Skip to comments.Bible Course Becomes a Test for Public Schools in Texas
Posted on 08/01/2005 7:12:16 AM PDT by Crackingham
When the school board in Odessa, the West Texas oil town, voted unanimously in April to add an elective Bible study course to the 2006 high school curriculum, some parents dropped to their knees in prayerful thanks that God would be returned to the classroom, while others assailed it as an effort to instill religious training in the public schools.
Hundreds of miles away, leaders of the National Council on Bible Curriculum in Public Schools notched another victory. A religious advocacy group based in Greensboro, N.C., the council has been pressing a 12-year campaign to get school boards across the country to accept its Bible curriculum.
The council calls its course a nonsectarian historical and literary survey class within constitutional guidelines requiring the separation of church and state.
But a growing chorus of critics says the course, taught by local teachers trained by the council, conceals a religious agenda. The critics say it ignores evolution in favor of creationism and gives credence to dubious assertions that the Constitution is based on the Scriptures, and that "documented research through NASA" backs the biblical account of the sun standing still.
In the latest salvo, the Texas Freedom Network, an advocacy group for religious freedom, has called a news conference for Monday to release a study that finds the national council's course to be "an error-riddled Bible curriculum that attempts to persuade students and teachers to adopt views that are held primarily within conservative Protestant circles."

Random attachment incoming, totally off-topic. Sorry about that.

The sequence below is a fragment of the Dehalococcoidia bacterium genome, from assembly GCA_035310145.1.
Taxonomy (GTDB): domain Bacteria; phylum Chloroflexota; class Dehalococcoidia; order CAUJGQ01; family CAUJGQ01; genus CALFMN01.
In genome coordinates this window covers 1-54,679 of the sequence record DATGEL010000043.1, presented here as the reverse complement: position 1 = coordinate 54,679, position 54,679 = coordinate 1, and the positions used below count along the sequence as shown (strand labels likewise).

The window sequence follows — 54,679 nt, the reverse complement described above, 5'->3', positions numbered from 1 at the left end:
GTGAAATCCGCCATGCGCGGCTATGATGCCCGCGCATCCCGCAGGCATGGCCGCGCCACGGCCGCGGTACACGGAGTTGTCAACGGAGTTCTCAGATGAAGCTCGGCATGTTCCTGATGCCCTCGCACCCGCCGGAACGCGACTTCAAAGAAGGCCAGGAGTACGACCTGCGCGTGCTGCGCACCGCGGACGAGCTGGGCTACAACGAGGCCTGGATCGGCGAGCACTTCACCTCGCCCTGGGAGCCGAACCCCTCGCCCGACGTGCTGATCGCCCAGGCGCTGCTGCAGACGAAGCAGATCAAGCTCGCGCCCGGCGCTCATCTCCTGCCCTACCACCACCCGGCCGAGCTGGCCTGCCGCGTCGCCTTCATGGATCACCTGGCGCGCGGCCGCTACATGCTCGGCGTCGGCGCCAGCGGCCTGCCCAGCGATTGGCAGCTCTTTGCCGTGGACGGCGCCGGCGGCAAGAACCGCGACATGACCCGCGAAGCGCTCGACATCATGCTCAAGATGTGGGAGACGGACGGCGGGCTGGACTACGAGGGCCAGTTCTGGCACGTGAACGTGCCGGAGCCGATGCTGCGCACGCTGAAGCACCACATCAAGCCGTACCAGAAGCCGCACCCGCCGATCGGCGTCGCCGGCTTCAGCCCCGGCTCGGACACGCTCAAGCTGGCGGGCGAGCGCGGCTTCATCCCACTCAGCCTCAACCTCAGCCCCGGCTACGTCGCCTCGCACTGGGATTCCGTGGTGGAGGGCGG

The dispute has made the curriculum, which the national council says is used by more than 175,000 students in 312 school districts in 37 states, the latest flashpoint in the continuing culture wars over religious influences in the public domain.
(Excerpt) Read more at nytimes.com ...
I know the entire quote from Jefferson thank you.
He also said...
"The day will come when the mystical generation of Jesus, by the Supreme Being as his father, in the womb of a virgin, will be classed with the fable of the generation of Minerva in the brain of Jupiter."
Hoo boy, this sounds straight out of Kooksville. If anyone can suggest a mechanism for this sort of "large energy transfer", I would be most interested to read about it.
Jefferson believed most aspects of the creator could not be known. He rejected revealed religion because revealed religion suggests a violation of the laws of nature. For revelation or any miracle to occur, the laws of nature would necessarily be broken. Jefferson did not accept this violation of natural laws. He attributed to God only such qualities as reason suggested. "He described God as perfect and good, but otherwise did not attempt an analysis of the nature of God." Also in a letter to Adams, Jefferson said, "Of the nature of this being [God] we know nothing."
Although Jefferson never gave a label to his set of beliefs, they are consistent with the ideas of deism, a general religious orientation developed during the Enlightenment. Jefferson, being a non-sectarian, did not subordinate his beliefs to any label. He once said, "I never submitted the whole system of my opinions to the creed of any party of men whatever, in religion...or in anything else."